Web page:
29,300 people want a direct East Midlands to Paris service; historical data shows service can support 135k+ per annum
Data from Skyscanner, one of the world’s leading flight search engines which has 70+ million unique visitors per month, shows that during the past 12 months (March 2018 to February 2019), 29,300+ people searched for a direct flight between East Midlands and Paris.
Looking at the breakdown of data in more detail, it shows there to be a higher demand for the link from UK, with the search split being 89% versus 11% in favour of East Midlands Airport. “There is a point-to-point market demand of 61,000 passengers per year, with 25% travelling for business,” comments Andrew Pelham, Head of Aviation Development, East Midlands Airport. “Not only is there a strong O&D market to be tapped, but our catchment has a connection potential of two million passengers beyond Paris, with East Midlands currently having no hub carrier connectivity.”
Last year East Midlands handled 4.87 million passengers, making it the largest airport in the UK without a direct service to Paris. UK CAA data shows that 4.50 million passengers travelled between the UK and Paris CDG in 2018, with the market growing 3.7% versus 2017. Of this demand, 53% travelled on services from UK airports outside of London. A further 142,500 flew to/from the UK and Paris Orly in 2018.
The last full year in which a service operated between East Midlands and Paris CDG was 2014, with Flybe having flown the route daily up until mid-January, while Jet2.com then operated a summer service that year from April to mid-September. 2014 saw 18,000 passengers fly the airport pair, with Jet2.com having offered a four times weekly service. Up until the end of S13, Flybe offered a 12 times weekly operation on the route using Q400s, with a twice-daily service mid-week. In 2013, UK CAA data shows that 48,600 passengers flew between the two airports.
“The historic data from when bmibaby flew the route shows that the market can sustain 135,000 passengers a year,” informs Pelham, with this confirmed by UK CAA data for 2007. The route also sustained 121,000 passengers in 2008, showing that the market can easily cater for over 100,000 passengers a year. “Along with the connection potential, we also support a market catchment of 10 million passengers within a one-hour drive time, with many people within our core catchment travelling to other airports for a direct service. As East Midlands is their local airport, it is our priority to fill this gap to allow them to fly from here to Paris and beyond. We know from customer feedback that passengers in our region would choose to fly from East Midlands if this route was offered, so we have a great opportunity to capture the Paris demand.”
Given the criteria of the market, it makes sense for a hub operator to tap into this potential city pair. Due to the strength of its network, a likely carrier to serve this market is Air France, or a regional airline partner carrier of the airline. It is no stranger to UK regional airports, with it connecting Paris CDG with Birmingham, Manchester, Edinburgh, Newcastle and Aberdeen outside of London, with the latter handling less passengers per year than East Midlands. It also has partners which operate into a number of other UK regional airports. To support the case more, Air France is the largest airline in the UK-Paris market, accounting for 37% of annual seats last year. Of course this would not only cater for point-to-point demand, but opens up East Midlands to a global network via CDG. “We have access to two million passengers in our catchment that can support the potential of connections beyond Paris,” informs Pelham.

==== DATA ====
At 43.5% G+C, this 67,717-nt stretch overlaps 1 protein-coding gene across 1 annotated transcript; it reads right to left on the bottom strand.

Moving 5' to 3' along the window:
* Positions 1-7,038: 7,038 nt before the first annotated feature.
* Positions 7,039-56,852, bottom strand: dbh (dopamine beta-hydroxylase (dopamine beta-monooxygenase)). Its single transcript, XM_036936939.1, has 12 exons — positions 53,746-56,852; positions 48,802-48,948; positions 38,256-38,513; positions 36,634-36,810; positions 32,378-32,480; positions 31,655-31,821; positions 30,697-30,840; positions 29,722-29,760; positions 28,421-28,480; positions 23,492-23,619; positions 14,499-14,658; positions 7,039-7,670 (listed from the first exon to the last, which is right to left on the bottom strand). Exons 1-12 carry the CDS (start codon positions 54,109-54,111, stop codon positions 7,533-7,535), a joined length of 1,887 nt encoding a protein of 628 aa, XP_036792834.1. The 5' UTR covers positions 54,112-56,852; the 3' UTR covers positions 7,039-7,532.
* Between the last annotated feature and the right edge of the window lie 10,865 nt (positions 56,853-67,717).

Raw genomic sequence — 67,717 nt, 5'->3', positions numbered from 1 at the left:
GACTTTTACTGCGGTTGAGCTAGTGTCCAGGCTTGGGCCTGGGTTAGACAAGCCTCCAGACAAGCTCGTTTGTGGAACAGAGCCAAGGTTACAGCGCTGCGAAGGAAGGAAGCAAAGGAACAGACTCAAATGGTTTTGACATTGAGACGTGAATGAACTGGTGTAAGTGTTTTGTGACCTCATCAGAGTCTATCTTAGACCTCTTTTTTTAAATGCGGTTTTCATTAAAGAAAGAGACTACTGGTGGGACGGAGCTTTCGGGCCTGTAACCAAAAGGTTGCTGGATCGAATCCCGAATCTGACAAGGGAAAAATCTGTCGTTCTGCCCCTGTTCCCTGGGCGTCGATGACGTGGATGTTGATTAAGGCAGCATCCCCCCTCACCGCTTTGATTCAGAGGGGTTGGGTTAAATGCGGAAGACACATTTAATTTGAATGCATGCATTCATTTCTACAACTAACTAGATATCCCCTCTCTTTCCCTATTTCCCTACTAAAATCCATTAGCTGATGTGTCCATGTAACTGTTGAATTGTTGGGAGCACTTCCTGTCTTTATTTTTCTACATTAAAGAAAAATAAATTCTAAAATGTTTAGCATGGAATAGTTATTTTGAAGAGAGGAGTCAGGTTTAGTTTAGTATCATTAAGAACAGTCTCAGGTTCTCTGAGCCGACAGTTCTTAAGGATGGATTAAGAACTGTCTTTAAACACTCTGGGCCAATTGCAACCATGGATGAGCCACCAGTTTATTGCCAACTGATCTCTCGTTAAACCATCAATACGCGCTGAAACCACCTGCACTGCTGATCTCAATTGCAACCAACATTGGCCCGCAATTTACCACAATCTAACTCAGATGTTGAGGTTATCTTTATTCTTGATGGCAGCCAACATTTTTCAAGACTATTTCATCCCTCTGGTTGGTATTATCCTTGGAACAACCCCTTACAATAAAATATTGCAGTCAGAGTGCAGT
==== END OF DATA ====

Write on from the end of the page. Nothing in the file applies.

When referencing OAG Traffic Analyser data, the top five most popular connection destinations for Air France customers from the UK via CDG are Beijing, Lagos, Johannesburg, Tokyo Haneda and Nice, with this showing the global connections that a hub connection would open up for the 10 million people living within one hour of East Midlands airport, including the cities of Nottingham, Leicester and Derby, with the former two themselves supporting core populations of over half a million people each, with both cities centres being within a 30-minute drive of the airport.
About this anna.aero analysis and Skyscanner data
“Unserved Route of the Week” is a cooperation between anna.aero and the B2B branch of the Skyscanner.net consumer flight comparison site and is a new kind of analysis harnessing an entirely new resource: the amazing power of the aspirational data captured from Skyscanner.net flight comparison site which has +70 million unique visitors per month.
“Skyscanner” packages this amazing B2C data into a suite of business products which offer comprehensive data solutions – our specific need to identify unserved routes uses the Skyscanner Travel Insight product, a comprehensive, unique ‘big data’ set that can accurately predict future demand by telling you where 70 million real living-and-breathing travellers actually want to fly to. (And bear in mind that there are other significant search volumes that could also be added to the Skyscanner totals – from dedicated airline websites, competitive search engines etc, underlining the value of Skyscanner data as a conservative indicator of market route demand.)
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